If you knew me growing up, you know just how much the unknown scared me. I was the person that had a plan for anything and everything and I had a back-up plan just in case any issues would arise. My college plan was no different.
I got accepted to the University of Iowa and committed. I got accepted to the direct admit nursing program and committed. I moved into a Burge with a roommate that I picked out on the “dating site” and everything was going to be perfect. I was going to wear my scrubs around campus while running to clinical at the hospital. I was going to graduate with a nursing degree and travel the world saving people one day at a time. Flash forward to my sophomore year. I am a Communication Studies major with the plan of getting a certificate in Event Planning and a minor in Military Science. In the end that original plan that was color coordinated and written out on paper didn’t quite happen.
College is the first time in my life that I was completely able to be free. It was the first time I didn’t have a set plan for anything. In fact, it was the first time I got to explore a world that wasn’t science-related. Before college, everything I did was to work towards becoming a nurse. Then I moved to Iowa and all of a sudden I was introduced to a new world. I got to write in Rhetoric and create weird pieces of art in printmaking. I began to blog for admissions and found myself writing just for the hell of it. I was doing all of these things that I loved, and what scared me was that none of them happened to be nursing.
After completing my freshman year I went home and spent pretty much my entire summer deliberating on what the next step was. I talked to more people than I could count on my fingers and had more worries than I thought was possible. And then one day I just did it. I clicked that button and relinquished my position in the nursing program. And there I was with an entire new degree, parents who still weren’t 100% sure about what I was doing, and a whole bunch of people trying to tell me as nicely as possible that I was crazy. I changed almost all of my classes with no idea how to read a degree audit and spent the last few weeks of summer thinking of every possible thing that could go wrong.
Then I came to school, I started writing again, and began to attend classes. Instead of learning about the shape of molecules, I was blogging for my creativity class. Instead of dissecting a pig, I was getting to analyze 20th century poems. And then I realized that the scariest decision I had ever made was also the best one. That fear that once filled the pit in my stomach was gone. I was going to class with a huge grin on my face and I was coming home excited to complete homework assignments. I was actually just enjoying myself. People still continued to tell me I was crazy and when I told them what I was doing they gave me some pretty judgmental looks, but it didn’t matter because I was doing what I was supposed to be doing.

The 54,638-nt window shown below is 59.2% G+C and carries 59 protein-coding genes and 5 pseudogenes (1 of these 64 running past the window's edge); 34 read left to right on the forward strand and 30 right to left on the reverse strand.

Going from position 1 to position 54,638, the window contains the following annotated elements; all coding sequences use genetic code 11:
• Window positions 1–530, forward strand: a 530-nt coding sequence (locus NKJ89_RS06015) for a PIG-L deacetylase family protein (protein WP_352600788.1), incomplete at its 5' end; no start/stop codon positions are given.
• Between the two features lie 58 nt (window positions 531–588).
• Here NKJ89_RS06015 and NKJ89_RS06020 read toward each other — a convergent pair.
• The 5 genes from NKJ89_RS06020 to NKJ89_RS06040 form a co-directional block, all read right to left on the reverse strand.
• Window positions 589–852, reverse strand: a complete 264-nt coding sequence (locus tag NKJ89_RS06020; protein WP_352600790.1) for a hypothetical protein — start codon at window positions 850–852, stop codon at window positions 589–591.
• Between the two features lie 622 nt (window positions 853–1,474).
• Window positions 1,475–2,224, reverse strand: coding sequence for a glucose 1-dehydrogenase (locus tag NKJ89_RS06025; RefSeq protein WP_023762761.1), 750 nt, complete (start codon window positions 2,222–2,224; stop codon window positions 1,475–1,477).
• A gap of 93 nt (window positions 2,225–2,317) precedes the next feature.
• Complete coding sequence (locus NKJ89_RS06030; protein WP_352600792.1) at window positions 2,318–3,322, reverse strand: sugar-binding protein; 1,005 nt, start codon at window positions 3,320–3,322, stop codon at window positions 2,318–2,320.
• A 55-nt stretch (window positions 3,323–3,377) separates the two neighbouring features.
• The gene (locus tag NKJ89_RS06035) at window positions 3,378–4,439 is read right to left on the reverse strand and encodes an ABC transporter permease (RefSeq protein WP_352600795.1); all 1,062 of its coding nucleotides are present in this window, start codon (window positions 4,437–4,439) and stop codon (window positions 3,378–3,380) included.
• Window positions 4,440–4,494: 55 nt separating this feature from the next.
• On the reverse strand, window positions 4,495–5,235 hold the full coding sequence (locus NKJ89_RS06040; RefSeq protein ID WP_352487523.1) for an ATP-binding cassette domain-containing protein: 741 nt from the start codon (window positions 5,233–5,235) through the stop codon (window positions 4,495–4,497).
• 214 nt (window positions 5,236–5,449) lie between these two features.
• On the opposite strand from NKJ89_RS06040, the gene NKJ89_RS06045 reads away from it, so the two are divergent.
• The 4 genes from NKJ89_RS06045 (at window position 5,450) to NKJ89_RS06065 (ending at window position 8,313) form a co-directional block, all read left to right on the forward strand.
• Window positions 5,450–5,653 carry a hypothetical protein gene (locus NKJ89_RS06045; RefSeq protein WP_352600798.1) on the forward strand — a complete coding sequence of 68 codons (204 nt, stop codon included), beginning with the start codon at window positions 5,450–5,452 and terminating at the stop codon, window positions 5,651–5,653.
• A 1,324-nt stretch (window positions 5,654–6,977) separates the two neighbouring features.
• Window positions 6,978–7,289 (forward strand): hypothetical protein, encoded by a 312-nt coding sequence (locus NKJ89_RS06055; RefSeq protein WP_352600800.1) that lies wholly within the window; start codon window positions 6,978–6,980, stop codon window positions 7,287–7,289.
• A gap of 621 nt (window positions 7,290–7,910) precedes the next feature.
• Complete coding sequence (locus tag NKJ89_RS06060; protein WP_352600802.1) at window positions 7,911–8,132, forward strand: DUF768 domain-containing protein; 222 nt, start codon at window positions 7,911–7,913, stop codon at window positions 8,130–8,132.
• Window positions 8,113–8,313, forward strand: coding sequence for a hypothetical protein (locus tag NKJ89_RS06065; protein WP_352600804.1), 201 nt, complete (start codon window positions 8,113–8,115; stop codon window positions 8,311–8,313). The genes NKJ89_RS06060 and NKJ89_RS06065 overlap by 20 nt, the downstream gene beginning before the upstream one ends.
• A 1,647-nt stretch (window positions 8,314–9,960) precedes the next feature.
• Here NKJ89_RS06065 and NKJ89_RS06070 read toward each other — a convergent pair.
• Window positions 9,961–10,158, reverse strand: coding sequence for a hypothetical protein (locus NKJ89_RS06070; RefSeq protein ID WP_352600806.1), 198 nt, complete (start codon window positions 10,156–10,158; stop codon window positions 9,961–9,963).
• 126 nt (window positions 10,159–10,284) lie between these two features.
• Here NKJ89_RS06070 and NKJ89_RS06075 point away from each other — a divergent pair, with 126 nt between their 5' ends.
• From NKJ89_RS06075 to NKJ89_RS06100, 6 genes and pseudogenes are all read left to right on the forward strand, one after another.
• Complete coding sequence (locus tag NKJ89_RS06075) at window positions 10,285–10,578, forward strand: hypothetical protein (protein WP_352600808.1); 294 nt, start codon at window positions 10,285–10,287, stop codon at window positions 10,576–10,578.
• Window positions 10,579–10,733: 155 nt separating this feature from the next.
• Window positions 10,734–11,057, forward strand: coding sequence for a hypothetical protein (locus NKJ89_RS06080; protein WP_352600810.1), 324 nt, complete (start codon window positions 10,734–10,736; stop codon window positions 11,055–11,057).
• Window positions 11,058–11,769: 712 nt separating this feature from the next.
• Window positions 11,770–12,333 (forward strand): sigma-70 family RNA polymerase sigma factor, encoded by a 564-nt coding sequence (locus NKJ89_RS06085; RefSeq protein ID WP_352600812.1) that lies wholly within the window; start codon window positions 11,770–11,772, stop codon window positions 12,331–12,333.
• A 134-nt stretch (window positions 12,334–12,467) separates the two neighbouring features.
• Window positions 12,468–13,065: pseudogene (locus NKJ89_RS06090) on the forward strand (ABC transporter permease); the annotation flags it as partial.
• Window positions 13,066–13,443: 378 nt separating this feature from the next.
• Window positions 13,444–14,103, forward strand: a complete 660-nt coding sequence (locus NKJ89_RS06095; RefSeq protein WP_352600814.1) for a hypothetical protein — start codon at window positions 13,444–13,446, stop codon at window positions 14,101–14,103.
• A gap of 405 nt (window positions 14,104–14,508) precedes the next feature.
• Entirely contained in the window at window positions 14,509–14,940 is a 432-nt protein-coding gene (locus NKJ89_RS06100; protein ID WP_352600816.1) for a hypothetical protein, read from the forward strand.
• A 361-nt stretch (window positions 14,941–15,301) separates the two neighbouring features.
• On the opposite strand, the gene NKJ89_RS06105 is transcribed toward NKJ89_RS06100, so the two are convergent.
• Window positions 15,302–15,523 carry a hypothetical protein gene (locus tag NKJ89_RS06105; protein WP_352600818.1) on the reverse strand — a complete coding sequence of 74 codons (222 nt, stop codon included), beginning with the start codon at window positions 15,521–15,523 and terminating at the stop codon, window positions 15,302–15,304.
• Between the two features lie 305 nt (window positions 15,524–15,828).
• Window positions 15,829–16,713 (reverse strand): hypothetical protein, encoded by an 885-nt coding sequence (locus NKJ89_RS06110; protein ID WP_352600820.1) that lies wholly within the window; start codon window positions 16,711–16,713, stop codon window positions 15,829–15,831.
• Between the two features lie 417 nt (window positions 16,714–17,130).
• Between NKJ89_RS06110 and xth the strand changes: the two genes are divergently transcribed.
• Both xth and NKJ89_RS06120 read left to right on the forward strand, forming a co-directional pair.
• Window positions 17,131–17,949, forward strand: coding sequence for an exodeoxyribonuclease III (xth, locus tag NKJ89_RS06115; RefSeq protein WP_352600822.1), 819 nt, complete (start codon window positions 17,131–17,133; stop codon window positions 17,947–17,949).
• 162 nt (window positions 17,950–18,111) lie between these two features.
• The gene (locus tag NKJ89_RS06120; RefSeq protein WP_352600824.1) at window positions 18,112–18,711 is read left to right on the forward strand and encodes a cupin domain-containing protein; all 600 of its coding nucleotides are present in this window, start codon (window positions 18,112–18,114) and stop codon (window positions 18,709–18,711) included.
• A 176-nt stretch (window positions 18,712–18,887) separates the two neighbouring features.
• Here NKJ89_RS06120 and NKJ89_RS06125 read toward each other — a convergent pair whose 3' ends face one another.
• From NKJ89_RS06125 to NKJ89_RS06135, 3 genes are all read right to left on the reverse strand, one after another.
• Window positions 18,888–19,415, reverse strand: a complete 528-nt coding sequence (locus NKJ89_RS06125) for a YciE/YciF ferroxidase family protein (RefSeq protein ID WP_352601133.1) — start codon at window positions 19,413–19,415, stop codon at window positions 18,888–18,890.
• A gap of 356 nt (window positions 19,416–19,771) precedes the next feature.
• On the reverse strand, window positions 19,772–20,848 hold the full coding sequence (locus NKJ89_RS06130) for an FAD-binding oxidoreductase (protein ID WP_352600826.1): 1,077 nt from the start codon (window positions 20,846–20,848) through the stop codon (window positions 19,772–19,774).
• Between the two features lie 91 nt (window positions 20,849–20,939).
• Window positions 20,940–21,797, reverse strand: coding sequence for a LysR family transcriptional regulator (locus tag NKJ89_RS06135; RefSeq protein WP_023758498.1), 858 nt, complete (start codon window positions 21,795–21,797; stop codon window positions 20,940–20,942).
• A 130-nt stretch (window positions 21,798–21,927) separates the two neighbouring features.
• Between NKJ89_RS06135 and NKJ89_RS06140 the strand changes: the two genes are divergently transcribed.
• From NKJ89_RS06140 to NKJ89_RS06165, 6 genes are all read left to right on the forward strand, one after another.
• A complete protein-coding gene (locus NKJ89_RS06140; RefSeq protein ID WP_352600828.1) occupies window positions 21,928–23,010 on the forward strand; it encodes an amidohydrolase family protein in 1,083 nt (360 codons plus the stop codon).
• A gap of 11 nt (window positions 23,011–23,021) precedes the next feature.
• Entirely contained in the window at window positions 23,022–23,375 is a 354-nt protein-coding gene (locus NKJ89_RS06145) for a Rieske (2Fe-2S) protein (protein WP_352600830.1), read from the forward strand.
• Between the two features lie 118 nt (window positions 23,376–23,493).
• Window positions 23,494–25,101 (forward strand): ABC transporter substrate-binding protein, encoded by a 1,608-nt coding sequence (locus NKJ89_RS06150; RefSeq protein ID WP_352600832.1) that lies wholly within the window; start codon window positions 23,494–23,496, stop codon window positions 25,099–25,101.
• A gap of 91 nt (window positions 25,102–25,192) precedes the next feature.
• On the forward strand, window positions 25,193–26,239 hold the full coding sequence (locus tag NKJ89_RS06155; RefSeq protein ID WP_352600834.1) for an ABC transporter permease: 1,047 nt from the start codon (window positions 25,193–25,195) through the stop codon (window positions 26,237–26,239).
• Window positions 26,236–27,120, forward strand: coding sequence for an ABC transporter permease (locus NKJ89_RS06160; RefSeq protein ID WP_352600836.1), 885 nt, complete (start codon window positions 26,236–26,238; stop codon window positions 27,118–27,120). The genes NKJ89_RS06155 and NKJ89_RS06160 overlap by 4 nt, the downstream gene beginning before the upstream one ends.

You see, my entire life I had been asked what I wanted to be when I grew up, and I think after a while I had formulated an idea in my mind because it was more accepted than saying “I don’t know”. So when I actually had to make a decision about what I wanted to do with my life, I jumped, not knowing what I was getting myself into. I did what people expected me to do. I did what was “safe.” And once I was in the downward spiral, it was a lot harder to get out. When you have everyone you know telling you that you would be an amazing nurse, and that they couldn’t see you doing anything else, turning around and changing your mind seems a whole lot scarier. I continued to feel that if I made a change to make me happy I would let people down. But then I realized something, college isn’t about being safe. It isn’t about making other people happy or proud of you. It isn’t bragging because you have the hardest undergraduate major. Screw all of it. College is four years of your life that you get to be completely selfish. It’s four years where you get to discover who you are and have no one to do it for but yourself. So now I sit here writing this four weeks into classes and I have absolutely no regrets. I am happy. In fact, I am so much happier than I was last year – and I didn’t even know that was possible.
So I sit here as a sophomore, who really has no plan for life telling you this: don’t be afraid to do something different. Don’t worry about what other people expect you to do. This is not about making others happy, or making more money than all your friends when you graduate. Be selfish, be spontaneous. Find out what makes you happy and then for heaven’s sake just go do it.
Until Next Time, Go Hawks!